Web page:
Northern Territory veterans feel ‘forgotten’ and ‘left out’ in 2022 federal election campaign

Home Health Northern Territory veterans feel ‘forgotten’ and ‘left out’ in 2022 federal election campaign
Northern Territory veterans feel ‘forgotten’ and ‘left out’ in 2022 federal election campaign

Afghanistan veteran Matt Hull says the “hardest thing” about being out of the military is simply adapting to life as a civilian again.

“You don’t have to shave every day, you don’t have to do a million push ups just to prove yourself,” he said.

“You can feel a bit lost.

“I got through that period, unfortunately there’s quite a few veterans who didn’t.”

One day out from the federal election, Mr Hull – as well as fellow Darwin-based veterans Sam Snell and Hannah Taino-Spick – say ex-servicemen and woman across the Northern Territory have been feeling “forgotten” and “left out” throughout the campaign.

Ms Taino-Spick, a former Royal Australian Air Force member and current Charles Darwin University lecturer, wants political hopefuls to commit “in principle” to adopting all future recommendations from the Royal Commission into Defence and Veteran Suicide.

“The lack of commitment from this year’s frenzied election campaign, speaks volumes how major parties and their leaders feel about the nations veterans and their families: nothing.”

Ms Taino-Spick said improving the mental health of veterans across Australia should have been a key election issue.

Two people, a woman in a black and white dress and man in a bright orange uniform, walk together outside.
Hannah Taino-Spick and Matt Hull want political candidates to invest in the mental health of Australian veterans.(ABC News: Michael Franchi)

Royal Commission report pushed back to 2024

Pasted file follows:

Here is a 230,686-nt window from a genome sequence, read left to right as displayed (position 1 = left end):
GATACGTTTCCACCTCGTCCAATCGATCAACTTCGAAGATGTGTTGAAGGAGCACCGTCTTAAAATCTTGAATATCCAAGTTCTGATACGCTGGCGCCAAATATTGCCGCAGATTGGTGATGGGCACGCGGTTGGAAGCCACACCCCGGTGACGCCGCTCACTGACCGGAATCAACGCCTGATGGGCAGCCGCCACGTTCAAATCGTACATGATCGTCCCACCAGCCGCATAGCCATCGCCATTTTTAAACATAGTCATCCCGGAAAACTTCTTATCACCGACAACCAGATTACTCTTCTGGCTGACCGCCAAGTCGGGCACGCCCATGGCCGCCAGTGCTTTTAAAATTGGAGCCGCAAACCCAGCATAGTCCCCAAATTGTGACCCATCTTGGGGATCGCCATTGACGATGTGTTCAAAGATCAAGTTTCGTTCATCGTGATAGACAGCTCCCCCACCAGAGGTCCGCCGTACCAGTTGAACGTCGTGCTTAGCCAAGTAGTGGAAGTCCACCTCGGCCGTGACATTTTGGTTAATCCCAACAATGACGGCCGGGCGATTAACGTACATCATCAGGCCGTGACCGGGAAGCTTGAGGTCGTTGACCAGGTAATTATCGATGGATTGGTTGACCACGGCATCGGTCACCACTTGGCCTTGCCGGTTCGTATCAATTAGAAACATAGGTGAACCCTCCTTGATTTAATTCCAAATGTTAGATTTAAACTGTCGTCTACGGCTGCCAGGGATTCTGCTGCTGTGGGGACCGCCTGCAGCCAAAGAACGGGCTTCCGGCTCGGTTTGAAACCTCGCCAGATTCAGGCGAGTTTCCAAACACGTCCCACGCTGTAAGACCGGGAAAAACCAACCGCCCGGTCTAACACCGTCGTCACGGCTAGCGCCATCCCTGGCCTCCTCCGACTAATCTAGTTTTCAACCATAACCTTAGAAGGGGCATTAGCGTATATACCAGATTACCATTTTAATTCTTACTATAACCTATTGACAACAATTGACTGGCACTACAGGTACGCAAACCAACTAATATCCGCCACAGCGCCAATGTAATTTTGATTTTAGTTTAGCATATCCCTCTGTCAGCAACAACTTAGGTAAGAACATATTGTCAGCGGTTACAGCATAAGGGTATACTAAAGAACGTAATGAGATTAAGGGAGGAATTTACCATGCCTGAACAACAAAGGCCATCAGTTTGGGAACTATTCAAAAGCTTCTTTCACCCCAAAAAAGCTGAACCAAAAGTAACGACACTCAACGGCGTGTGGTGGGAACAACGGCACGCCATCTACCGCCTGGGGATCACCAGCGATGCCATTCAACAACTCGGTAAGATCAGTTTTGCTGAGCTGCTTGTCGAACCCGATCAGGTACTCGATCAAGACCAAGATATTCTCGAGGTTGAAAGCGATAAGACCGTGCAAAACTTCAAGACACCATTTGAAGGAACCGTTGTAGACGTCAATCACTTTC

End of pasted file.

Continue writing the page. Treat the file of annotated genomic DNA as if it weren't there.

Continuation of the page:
In April, the final report date for the Royal Commission was extended by a year.

It’s now expected to be handed down on June 17, 2024.

Ms Snell, who served in the Royal Australian Navy from 2008 to 2015, is hopeful that the Royal Commission will lead to better supports for veterans and current serving members.

“The recommendations which come out of the Royal Commission will be critical, and they will be scrutinised,” she said. 

The Coalition, Australian Labor Party and The Greens were asked if they would commit to implementing the recommendations from the Royal Commission.

A Labor spokesman said the party wasn’t “going to pre-empt the recommendations of the Royal Commission” but would “carefully consider all of them when they are released”.

Senator Jordon Steele-John, The Greens spokesperson for Veteran’s Affairs, said the party had already committed to establishing a redress scheme for personnel “who have experienced violence and abuse through defence institutions during their time of service” in anticipation of the recommendations being handed down.

The Coalition didn’t respond directly to the question.

A woman with long dark hair looks off camera with a serious expression. She has a black dress and glasses.
Sam Snell served in the Australian Navy from 2008 to 2015.(ABC News: Michael Franchi)

‘We’re about bringing everyone together’

Mr Hull is calling on whichever party wins the election tomorrow to work closely with retired and serving personnel throughout the Royal Commission process.

“This is not a time to finger point,” he said.

“This isn’t about division; it’s about coming together.

“Whoever wins on the weekend, just make sure that when it’s all said and done, after it’s all over, I hope that both sides can shake hands with each other and have a beer.

Darwin was recently added as an official location for a public hearing, a move which Ms Taino-Spick welcomed.

However, Ms Taino-Spick said more should and could be done to publicly advertise the addition of the Top End military town.

Darwin’s public hearing is scheduled for October 17, 2022.

Loading form…

Posted , updated 

Leave a Reply

Your email address will not be published.